Another notable difference, based on censuses conducted by the Archdiocese of KL in 2015 and Diocese of Malacca Johore in 2019, are the population of female Catholics in our churches, which shows a ratio of 53 per cent female versus 47 per cent males. DOSM’s statistics shows an average of 106 males for every 100 females (or, 48.5 per cent female vs. 51.5 per cent male) in Malaysia.

What this means for our churches in Malaysia are:
1. The parish communities need to welcome and integrate the various foreign national Catholics in our midst, as well as cater for the multilingual Malaysian population.

2. The impact of these changes are not only at the celebration of the Holy Eucharist, but also at the sacramental, pastoral and parish administrative level. Young foreign national couples wishing to get married in church, married foreign national couples bringing infants for baptism and catechism, or adult foreign nationals wishing to join the Rite of Christian Initiation of Adults. Not to mention bereavements, homebound, house blessings, etc.

3. Our Basic Ecclesial Communities (BECs) too have to re-look its method of outreach, and objective. It has to be open to foreign national Catholics living in the neighbourhood, who may call Malaysia home (be it temporary or long term).

4. Female Catholics are playing a significant role in our parishes, and have naturally assumed some leadership role in the various ministries and groups in the Church.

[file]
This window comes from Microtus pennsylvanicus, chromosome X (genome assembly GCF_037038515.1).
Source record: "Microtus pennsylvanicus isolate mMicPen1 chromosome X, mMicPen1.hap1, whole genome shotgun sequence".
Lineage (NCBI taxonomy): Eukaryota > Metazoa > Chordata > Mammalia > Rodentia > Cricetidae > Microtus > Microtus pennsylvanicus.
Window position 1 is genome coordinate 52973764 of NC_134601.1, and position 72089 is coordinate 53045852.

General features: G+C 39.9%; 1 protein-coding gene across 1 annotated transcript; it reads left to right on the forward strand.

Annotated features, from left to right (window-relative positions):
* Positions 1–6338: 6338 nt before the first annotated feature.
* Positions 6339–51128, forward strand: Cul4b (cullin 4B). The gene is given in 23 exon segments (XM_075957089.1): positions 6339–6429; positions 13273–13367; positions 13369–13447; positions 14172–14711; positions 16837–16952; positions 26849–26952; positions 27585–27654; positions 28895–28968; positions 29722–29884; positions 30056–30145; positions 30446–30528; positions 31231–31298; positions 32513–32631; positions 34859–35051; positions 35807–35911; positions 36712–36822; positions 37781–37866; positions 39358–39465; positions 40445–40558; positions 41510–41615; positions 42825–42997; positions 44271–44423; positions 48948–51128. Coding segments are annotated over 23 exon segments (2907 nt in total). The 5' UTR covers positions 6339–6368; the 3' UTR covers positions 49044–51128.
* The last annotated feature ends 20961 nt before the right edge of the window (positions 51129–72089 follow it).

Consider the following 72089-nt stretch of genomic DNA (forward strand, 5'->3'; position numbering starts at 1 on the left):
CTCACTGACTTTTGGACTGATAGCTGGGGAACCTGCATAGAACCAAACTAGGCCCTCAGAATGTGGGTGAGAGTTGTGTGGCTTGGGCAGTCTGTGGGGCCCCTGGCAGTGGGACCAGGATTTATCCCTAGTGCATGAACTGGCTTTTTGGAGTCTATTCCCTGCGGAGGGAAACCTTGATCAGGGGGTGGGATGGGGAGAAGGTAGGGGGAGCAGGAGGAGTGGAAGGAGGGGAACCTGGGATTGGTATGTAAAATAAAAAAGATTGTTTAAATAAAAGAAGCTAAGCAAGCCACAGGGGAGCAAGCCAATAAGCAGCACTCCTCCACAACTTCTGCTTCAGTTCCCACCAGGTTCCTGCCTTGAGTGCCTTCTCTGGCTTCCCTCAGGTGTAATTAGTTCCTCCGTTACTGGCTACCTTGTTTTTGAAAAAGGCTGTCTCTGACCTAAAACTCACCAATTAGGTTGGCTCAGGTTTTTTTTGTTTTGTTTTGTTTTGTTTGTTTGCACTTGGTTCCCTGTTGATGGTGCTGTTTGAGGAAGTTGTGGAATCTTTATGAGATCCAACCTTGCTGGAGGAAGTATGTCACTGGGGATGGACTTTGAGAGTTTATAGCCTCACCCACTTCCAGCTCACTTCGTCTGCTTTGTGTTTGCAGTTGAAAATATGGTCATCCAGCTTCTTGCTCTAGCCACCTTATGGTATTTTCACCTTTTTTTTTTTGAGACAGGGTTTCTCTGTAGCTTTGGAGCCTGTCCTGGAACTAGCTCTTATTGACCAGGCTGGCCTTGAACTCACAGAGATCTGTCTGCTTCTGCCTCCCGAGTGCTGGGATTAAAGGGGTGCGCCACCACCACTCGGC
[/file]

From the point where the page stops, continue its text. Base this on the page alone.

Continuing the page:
Another prominent change for the Church in Malaysia is the growing number of aging parishioners seated in the church pews. In the two censuses conducted, parishioners aged 20 years and below are only 24-26 per cent, while those aged 50 years and above are 29-32 per cent. In many parishes, the senior citizen groups are the only ministry that is growing. The Archdiocese of KL has a ministry for grandparents.

Numerous reasons can be given for the declining youth population in church — busy lifestyle (tuition, long hours at school/work, career-track, 24x7 work mentality), low birth rates (one or two child families), migration (either for studies or work opportunities), boring sermons, late marriages (put on hold until job stability), etc. As the clergy ages, so does the Catholic lay faithful.

As the Universal Church heads towards Synod 2024 in October, many issues are escalated by different countries. One prominent global issue is the declining call to priestly and religious vocations. This had led many western countries to suggest alternative candidates to the clergy, rather than address the real elephant in the room, namely, the need to intensify the call to vocations, prayer and evangelisation. Is this a wake-up call for the Church in Malaysia? We too may be heading in that direction, as many of our clergy are aged 50 years and above.

(Richard Chia shares his experiences on the journey of the Church in Malaysia in the past forty years, its challenges and achievements as it moves toward synodality.)